Other countries have units like this. And no, it isn’t socialism.
What would the National Education Council do?
The NEC could do many things. For starters, it could review our accreditation system and make sure all the various accreditation groups are worthwhile. In fact, it could “be” the accreditation body. Australia has the AQUA (Australian Universities Quality Agency) to ensure standards and quality. We do it through accreditation agencies, but I don’t think we do it very well. Out of 4,000+ or so accredited institutions, do you ever hear of an institution losing accreditation? A handful over the past decade. How is that possible, mathematically? Unless it really isn’t accreditation that’s going on. That’s a separate discussion.
The NEC could act as a board for reviewing curricula and creating articulation crosswalks for universities. It is ridiculous that we have no true articulation processes at the national level; there are states that don’t have articulation agreements. But in this day and age, shouldn’t we be able to certify courses at all universities and then they can all “articulate?” At least it would start a structure for standards and practices at institutions. We aren’t even close to that dialogue. The NEC could push that envelope. To provide an example, I currently have an intern from a large, public land-grant university (let’s call it the University of Michigan for fun) who has to extend her education by one semester in order to take one course and finish her undergraduate degree. The university isn’t very flexible; they won’t allow her to take it elsewhere or asynchronously. That’s insane, but welcome to our system.
The NEC could also review standards in concert with accreditation and articulation, to ensure that we have some modicum of quality. Quality is the forgotten topic in higher education. We expect it; we think it exists. But we have no idea. “Harvard” must be good. Why? It’s Harvard. That type of discussion isn’t fruitful, let alone accurate. I do know of very poor professors at Harvard. It isn’t all good. But we’ve let the reputation of many institutions color our view and represent quality in our minds. Insane. I want standards of content and behavior. That’s what we should be classifying institutions of higher education on, not a Carnegie system of Research I or II. Leave that for the NCAA.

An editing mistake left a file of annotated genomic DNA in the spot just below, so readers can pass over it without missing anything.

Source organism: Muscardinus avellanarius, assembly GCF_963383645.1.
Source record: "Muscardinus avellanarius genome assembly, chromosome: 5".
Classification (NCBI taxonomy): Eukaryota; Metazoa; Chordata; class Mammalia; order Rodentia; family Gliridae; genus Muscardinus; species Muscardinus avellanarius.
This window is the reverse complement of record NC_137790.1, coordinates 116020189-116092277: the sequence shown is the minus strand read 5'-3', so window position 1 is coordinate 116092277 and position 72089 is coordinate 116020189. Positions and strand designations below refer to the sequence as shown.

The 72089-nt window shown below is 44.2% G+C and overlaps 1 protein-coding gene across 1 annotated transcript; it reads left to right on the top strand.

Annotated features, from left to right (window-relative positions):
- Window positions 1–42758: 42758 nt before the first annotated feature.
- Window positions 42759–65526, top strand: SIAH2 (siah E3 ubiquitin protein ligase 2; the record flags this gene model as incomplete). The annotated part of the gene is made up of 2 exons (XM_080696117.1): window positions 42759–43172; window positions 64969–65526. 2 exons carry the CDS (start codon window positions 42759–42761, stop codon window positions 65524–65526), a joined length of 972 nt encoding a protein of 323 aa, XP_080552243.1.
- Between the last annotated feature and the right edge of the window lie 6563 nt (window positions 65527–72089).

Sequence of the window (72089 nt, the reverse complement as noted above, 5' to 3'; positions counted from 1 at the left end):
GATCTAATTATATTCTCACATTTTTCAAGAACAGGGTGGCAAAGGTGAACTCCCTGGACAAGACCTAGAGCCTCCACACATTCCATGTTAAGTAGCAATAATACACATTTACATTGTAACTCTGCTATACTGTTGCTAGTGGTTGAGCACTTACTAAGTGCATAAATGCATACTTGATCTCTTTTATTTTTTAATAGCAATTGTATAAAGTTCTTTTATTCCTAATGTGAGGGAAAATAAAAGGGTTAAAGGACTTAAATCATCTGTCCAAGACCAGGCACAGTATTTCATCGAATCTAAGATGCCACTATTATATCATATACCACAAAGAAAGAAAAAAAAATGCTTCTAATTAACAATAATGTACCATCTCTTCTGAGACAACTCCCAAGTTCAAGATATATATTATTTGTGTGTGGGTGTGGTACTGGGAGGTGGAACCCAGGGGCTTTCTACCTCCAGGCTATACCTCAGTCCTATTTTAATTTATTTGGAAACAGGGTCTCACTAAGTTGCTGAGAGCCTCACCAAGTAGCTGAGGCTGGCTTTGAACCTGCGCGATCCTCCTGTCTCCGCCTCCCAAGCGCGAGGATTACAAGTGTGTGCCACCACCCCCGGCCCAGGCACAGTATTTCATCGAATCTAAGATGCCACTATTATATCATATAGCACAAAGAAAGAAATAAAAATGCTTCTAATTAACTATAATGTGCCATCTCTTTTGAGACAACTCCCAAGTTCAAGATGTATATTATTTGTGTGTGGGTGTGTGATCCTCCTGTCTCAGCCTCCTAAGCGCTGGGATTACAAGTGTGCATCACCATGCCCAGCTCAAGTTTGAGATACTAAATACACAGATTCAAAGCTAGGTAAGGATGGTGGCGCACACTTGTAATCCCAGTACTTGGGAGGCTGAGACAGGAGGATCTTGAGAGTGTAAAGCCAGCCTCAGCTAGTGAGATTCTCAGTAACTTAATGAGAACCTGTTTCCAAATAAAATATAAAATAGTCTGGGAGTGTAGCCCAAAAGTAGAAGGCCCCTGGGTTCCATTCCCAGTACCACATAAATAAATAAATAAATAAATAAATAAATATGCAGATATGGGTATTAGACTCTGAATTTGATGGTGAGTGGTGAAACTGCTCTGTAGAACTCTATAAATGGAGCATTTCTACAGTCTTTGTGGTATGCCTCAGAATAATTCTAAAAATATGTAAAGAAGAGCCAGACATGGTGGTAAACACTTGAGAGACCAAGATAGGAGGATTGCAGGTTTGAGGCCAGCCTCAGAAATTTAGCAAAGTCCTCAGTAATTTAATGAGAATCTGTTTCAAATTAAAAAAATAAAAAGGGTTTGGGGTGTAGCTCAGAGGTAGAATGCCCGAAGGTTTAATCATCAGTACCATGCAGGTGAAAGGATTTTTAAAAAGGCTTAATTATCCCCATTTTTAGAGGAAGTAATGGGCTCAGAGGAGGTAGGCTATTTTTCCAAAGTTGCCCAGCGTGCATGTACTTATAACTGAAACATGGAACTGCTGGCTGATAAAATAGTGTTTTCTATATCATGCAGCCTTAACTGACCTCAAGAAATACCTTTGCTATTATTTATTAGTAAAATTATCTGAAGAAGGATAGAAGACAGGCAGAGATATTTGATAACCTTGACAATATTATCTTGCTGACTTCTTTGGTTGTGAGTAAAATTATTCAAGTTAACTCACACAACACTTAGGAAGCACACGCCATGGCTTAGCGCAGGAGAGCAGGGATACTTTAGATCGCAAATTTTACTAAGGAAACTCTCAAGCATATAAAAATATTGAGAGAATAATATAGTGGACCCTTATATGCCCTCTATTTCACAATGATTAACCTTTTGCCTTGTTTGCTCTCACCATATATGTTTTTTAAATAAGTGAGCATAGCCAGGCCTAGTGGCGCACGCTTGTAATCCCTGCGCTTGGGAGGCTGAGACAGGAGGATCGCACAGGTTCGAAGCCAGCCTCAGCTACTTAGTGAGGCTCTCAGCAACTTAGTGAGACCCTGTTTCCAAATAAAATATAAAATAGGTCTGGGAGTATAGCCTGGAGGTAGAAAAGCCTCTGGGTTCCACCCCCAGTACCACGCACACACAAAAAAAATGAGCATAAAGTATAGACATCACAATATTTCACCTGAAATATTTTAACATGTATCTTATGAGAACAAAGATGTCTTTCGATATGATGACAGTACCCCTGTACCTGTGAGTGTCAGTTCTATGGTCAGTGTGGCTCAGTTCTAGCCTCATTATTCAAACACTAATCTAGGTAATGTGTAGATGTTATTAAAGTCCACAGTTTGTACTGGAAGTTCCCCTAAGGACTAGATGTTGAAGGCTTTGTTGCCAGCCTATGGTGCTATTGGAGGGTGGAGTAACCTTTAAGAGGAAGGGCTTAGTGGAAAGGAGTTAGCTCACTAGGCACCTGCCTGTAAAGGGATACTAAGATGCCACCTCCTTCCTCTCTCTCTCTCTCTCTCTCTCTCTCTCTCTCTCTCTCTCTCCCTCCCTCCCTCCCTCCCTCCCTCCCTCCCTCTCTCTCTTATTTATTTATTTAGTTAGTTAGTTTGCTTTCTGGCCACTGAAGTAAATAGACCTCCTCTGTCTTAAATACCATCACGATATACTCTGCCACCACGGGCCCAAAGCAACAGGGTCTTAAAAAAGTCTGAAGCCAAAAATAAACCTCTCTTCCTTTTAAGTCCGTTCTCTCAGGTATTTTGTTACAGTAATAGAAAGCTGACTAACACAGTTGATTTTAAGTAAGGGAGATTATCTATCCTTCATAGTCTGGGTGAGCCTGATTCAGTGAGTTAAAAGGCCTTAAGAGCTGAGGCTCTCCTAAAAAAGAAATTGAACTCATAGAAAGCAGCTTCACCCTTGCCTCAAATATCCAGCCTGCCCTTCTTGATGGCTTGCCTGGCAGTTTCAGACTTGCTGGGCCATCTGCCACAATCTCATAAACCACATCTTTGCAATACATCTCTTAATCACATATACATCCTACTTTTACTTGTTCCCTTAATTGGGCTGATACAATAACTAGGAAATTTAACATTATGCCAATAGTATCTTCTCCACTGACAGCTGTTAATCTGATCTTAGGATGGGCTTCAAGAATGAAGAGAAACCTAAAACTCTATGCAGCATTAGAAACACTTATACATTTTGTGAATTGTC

The NEC could also ensure that public information about higher education is made readily available to students and parents. Right now that is done in part by the US Department of Education and state governments. I’m not arguing that they don’t do a good job; I think they do. But an NGO would be better suited to do this; one that is autonomous from the government. Any government.
The NEC would also integrate business, industry, and community partners so we can have a continual discussion about the relationship of higher education and those areas. Only this way can we ensure that higher education is meeting the needs of society. Right now, we do this very poorly. We “do” higher education because we think it is the right thing to do, with little thought about what society requires and in what form. The NEC could fulfill that role.
One important issue in higher education that the NHEC couldn’t legislate or mandate is the size and role of higher education. But it could frame the discussion. Do we really need 2,000 four-year institutions? And 1,500 two-year institutions? Really? We have created so much duplication in our communities. We need to have a conversation about the size and quantity of our system. Critics would say that reducing the size of our system would lead to rationing. No. Rationing is another issue altogether, but one that we may have to discuss at some point if we want to keep higher education solvent and productive.
Such an organization would only work if certain conditions applied. First, states would be members in a voluntary fashion. A state could opt out. But the hope is that peer pressure would keep them in. This is to make education better and stronger, not worse and weaker. It would need to be an NGO, or non-government organization. It may be populated by representatives of government at the state levels, but it is an NGO to ensure third-party status. It can’t be a membership organization, per se, because membership organizations take care of their members. We don’t need another membership organization. We don’t need another ACE. We need a Council that makes decisions on the way things need to be.
Finally, the NEC would need to have significant clout. Otherwise, it has no real meeting. Perhaps the NEC would have certifications or other status levers that parents and students and taxpayers could see as indicators of quality and contract at education institutions across the country. However it would be done, there would need to be some buy-in to the findings and recommendations of the NEC by state and federal governments, and ultimately institutions of higher education and K-12 schools and districts.